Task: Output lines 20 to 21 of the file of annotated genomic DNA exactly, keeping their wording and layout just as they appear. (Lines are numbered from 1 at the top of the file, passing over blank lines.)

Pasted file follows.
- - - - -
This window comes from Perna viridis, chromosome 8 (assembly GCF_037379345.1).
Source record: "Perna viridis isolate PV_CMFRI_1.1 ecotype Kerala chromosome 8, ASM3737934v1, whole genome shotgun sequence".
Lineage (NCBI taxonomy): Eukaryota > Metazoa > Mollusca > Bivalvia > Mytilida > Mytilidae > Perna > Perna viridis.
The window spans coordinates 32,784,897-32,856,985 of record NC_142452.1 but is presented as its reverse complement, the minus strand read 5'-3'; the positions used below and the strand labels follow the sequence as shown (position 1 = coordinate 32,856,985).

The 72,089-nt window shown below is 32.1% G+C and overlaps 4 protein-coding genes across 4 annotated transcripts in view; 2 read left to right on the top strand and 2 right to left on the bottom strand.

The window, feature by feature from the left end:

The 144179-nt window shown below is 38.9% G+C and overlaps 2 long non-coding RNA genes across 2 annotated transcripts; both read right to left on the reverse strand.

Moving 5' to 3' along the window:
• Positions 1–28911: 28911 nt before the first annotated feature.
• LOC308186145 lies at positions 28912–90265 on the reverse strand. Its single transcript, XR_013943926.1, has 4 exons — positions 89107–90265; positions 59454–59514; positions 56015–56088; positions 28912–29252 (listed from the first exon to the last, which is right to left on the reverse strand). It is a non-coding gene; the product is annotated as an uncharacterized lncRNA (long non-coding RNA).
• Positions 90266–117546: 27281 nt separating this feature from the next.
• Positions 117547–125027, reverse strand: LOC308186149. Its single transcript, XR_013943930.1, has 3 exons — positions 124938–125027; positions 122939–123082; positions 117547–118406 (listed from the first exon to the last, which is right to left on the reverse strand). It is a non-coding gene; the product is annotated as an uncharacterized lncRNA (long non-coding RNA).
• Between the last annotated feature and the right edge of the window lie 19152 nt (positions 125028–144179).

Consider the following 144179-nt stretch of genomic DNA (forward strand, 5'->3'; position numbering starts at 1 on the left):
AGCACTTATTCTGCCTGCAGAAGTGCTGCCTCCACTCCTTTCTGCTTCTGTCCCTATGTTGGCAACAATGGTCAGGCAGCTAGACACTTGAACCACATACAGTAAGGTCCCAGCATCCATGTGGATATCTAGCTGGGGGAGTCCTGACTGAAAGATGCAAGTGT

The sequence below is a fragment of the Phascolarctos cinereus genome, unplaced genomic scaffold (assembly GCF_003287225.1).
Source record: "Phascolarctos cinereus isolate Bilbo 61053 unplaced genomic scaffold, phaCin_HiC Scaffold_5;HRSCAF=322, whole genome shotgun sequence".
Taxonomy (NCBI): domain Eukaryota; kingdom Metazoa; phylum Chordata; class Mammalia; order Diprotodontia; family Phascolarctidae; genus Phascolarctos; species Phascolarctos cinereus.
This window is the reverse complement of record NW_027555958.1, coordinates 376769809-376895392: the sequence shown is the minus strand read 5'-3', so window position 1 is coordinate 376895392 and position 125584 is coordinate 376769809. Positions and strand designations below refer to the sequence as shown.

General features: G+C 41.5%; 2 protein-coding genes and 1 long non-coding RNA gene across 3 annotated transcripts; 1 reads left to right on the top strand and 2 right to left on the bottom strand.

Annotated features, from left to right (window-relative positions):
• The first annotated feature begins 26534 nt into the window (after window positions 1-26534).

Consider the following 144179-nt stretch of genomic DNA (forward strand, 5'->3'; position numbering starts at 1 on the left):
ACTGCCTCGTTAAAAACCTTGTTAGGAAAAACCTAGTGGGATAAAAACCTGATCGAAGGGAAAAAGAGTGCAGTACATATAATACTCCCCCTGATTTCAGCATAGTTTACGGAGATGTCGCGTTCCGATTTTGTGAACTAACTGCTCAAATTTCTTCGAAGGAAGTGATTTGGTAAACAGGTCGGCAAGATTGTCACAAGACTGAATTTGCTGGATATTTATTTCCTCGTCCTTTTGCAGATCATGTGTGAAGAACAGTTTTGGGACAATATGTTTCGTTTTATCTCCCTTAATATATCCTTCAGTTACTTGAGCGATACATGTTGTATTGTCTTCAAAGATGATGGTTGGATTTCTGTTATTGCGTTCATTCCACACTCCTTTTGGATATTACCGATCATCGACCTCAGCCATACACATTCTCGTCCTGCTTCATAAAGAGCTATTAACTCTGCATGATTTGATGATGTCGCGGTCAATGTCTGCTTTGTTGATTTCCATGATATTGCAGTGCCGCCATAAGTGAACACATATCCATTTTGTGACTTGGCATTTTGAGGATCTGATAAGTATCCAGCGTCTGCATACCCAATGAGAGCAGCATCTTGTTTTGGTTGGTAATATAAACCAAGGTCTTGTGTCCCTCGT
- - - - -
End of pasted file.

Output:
General features: G+C 41.5%; 2 protein-coding genes and 1 long non-coding RNA gene across 3 annotated transcripts; 1 reads left to right on the top strand and 2 right to left on the bottom strand.

Annotated features, from left to right (window-relative positions):